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Tuesday, September 19, 2017
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Forum File

Copyright 2014 The Associated Press. All rights reserved. This material may not be published, broadcast, rewritten or redistributed.The Associated Press
Saturday, April 26, 2014 12:01 am
“Most of us are ready for small-scale disasters. We've done fire drills and filled out the 'emergency contact' field on forms. But few of us have emergency plans for after we have to flee an asteroid impact that lights an entire continent on fire, or to cope with the complete social breakdown that would follow in the wake of a global radiation disaster or a deadly pandemic. We're haunted by the idea of these mega-catastrophes, because they're not implausible. It's just that preparing for them isn't as simple as building a bomb shelter.“When you're looking down the barrel of a civilization-erasing event, you have to plan for a world where humanity has lost everything. Canned goods might be nice, but you'd better have brought along a can opener—or know how to make one. In the event that life as we know it is truly upended, the survivors will have to rebuild our civilization. Given everything humanity has learned over the past hundred thousand years, what information should we leave them? And how do we store it so they can actually make use of it?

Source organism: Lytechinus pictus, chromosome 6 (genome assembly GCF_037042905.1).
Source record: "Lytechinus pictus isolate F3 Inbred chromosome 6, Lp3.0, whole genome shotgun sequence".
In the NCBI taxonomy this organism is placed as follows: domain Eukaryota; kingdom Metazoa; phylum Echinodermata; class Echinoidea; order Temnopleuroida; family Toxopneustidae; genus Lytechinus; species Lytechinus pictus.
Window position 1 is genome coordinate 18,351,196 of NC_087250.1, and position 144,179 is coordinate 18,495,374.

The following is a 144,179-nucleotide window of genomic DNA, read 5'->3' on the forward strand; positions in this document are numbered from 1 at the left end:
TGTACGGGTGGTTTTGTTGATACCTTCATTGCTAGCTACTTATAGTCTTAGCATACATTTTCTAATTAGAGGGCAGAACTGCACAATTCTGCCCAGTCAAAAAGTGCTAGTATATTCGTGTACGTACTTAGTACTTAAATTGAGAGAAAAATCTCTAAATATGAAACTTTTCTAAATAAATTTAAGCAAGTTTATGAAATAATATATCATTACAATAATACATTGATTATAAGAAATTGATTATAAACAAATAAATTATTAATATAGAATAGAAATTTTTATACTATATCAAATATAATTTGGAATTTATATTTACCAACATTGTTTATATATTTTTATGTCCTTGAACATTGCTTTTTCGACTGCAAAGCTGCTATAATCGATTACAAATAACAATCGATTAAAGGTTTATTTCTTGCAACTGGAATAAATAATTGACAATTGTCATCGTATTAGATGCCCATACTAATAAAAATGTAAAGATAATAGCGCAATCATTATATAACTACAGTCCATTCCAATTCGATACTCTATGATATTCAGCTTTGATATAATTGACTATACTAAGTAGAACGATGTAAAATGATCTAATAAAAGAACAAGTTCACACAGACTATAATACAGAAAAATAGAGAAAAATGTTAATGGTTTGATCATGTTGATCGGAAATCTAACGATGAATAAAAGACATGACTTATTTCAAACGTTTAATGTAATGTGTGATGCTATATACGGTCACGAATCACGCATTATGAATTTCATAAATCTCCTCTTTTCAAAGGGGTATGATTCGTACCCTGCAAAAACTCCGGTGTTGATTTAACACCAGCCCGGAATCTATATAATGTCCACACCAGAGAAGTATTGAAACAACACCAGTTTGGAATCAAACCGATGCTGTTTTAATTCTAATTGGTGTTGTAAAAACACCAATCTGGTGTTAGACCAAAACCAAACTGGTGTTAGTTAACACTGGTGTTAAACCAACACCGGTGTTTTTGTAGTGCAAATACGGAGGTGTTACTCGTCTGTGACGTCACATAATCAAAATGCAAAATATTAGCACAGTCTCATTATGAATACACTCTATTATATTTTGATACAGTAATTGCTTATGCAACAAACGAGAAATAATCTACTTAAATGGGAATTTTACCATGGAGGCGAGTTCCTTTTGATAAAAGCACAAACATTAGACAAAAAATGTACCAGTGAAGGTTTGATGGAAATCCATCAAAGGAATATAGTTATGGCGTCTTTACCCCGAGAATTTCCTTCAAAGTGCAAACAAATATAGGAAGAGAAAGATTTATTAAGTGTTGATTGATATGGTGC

“In recent years, these questions have jumped from the pages of science fiction novels and onto the research agendas of a range of thinkers, from physicists to philosophers to agricultural engineers to librarians. As humans become increasingly aware of our impact on the planet and the gravity of the disasters that have struck Earth in the past, it's starting to seem wise to consider how we would reboot in the event of a system failure.”

"Our best shot at clawing our way out of a new dark age may be to start curating and preserving caches of the most useful and important information, tools and biological samples from today's world. And the things we're trying to save say as much about what we value in the world we've already built as they do about our hopes for the future.”

– From “Want to reboot civilization? Here's what you'll need” at bostonglobe.comWhich president died of throat cancer?“Facts do not cease to exist because they are ignored.” – Aldous Huxley“I am proud of Vermont for being the first state in the nation to ensure that Vermonters will know what is in their food.” – Gov. Peter Shumlin, on his state's bill to require labeling of genetically modified foods as such.Ulysses S. Grant, who picked up the cigar habit during the Civil War and smoked about 20 of them a dayfrivol (FRIV-uhl), v. – to behave frivolously; trifle; to spend frivolously, as in: “The editorial writer knew he'd never get the hour back he'd frivoled away at the council meeting.” A back formation of frivolous, Latin for “worthless.”On this date in 1961, Roger Maris hit the first of his record-setting 61 homers; without steroids!A horse’s eyes are larger than most animals’, and they move independently, giving the horse a shallow panoramic vision.


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